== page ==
Trialing collaborative nursing Models of Care: the impact of change

Aust J Adv Nurs. Jun-Aug 2006;23(4):40-6.

Abstract

Objective: The aim of the project was to develop and trial a nursing Model of Care (MoC) and devise a framework to investigate the impact of nursing staff mix on patient outcomes and job satisfaction (nurses).

Setting and subjects: In 2001-2002 a pilot project was undertaken to explore issues related to the delivery of patient care by nurses on two medical inpatient wards, one acute and one subacute, at a referral teaching hospital in New South Wales (NSW), Australia. The framework employed was an adaptation of, and based on, the Clinical Practice Improvement (CPI) model developed by NSW Health.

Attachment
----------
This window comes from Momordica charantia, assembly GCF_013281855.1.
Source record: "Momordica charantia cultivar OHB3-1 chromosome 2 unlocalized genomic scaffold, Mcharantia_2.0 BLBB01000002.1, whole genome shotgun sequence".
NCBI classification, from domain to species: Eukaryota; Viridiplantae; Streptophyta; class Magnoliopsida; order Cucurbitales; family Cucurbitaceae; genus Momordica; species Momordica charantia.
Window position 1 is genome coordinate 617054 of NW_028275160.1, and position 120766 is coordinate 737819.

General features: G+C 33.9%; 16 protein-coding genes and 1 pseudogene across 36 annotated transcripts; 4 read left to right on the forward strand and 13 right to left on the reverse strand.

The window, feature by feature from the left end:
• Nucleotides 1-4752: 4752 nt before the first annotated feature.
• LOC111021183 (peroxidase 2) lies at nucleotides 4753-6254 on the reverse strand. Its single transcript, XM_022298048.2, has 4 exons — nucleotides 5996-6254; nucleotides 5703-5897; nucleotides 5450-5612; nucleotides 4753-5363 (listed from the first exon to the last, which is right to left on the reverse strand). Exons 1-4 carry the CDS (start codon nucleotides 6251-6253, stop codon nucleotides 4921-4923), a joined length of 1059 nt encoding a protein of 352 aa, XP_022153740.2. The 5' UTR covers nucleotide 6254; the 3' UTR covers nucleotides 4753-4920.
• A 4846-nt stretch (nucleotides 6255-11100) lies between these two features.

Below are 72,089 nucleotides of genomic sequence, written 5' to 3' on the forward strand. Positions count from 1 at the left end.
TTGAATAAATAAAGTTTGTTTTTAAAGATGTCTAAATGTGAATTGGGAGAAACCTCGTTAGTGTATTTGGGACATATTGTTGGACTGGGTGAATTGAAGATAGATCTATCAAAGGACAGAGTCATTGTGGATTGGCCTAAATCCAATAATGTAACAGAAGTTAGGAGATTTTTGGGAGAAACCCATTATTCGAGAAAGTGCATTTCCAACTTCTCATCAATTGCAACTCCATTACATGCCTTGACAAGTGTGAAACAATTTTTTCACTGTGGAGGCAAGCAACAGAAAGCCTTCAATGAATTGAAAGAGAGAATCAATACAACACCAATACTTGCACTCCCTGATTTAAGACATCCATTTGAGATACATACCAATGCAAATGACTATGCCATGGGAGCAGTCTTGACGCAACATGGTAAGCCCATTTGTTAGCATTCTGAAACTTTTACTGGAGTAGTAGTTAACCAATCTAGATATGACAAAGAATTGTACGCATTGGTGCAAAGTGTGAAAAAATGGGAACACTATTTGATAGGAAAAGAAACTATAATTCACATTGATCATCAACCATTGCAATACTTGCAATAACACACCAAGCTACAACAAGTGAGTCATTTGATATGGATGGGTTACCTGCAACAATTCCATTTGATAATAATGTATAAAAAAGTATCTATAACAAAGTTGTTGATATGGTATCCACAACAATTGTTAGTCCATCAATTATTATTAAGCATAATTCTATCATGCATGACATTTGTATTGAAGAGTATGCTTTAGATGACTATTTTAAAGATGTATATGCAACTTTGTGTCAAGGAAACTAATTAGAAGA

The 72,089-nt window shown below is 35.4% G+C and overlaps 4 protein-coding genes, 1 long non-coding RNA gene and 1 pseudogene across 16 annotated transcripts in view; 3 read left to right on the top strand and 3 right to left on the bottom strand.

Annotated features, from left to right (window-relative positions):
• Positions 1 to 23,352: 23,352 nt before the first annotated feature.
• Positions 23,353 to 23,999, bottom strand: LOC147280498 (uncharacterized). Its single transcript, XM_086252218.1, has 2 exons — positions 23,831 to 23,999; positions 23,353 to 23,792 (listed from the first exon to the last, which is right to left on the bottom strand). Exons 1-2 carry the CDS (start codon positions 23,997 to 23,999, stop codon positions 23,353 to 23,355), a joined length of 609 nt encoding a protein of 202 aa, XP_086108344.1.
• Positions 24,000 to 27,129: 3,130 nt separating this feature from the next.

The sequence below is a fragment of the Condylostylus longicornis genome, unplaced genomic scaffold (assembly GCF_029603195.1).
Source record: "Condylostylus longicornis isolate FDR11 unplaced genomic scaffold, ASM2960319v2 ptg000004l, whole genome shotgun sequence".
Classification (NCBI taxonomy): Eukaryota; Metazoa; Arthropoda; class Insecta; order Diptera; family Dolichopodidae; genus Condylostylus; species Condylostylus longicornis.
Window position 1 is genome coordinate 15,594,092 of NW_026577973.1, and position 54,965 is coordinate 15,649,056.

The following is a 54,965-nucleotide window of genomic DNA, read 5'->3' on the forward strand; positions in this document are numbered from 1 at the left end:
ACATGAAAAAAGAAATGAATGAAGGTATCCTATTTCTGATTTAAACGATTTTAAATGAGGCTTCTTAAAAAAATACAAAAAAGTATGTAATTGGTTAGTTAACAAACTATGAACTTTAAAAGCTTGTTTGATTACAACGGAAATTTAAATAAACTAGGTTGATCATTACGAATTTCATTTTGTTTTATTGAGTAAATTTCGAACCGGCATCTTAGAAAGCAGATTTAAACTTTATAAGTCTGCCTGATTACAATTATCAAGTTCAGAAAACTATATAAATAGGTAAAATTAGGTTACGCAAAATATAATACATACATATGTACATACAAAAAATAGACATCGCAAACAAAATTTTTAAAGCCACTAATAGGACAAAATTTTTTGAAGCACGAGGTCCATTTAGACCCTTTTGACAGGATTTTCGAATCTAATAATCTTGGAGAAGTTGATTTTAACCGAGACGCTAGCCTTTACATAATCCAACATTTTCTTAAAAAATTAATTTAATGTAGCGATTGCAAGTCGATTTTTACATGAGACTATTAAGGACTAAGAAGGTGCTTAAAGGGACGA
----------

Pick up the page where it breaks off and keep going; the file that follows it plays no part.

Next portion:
Primary argument: Countries across the world are seeking solutions to a shortage of registered nurses and their ability to sustain quality care services. It becomes imperative that organisations develop strategies to attract and retain nurses in the health care system.

Conclusions: Results of the project highlighted areas related to the quality of care delivery: clinical supervision; continuity of staffing; trust; employer of choice; more effective nurse to patient ratios; educational preparation; and recognition of prior experience.

MeSH terms

  • Continuity of Patient Care / organization & administration
  • Cooperative Behavior*
  • Humans
  • Interprofessional Relations
  • Job Satisfaction
  • Models, Nursing*
  • New South Wales
  • Nursing Evaluation Research
  • Nursing Staff, Hospital / organization & administration*
  • Nursing, Team / methods*
  • Organizational Innovation
  • Pilot Projects
  • Program Development / methods*
  • Staff Development / organization & administration
  • Workload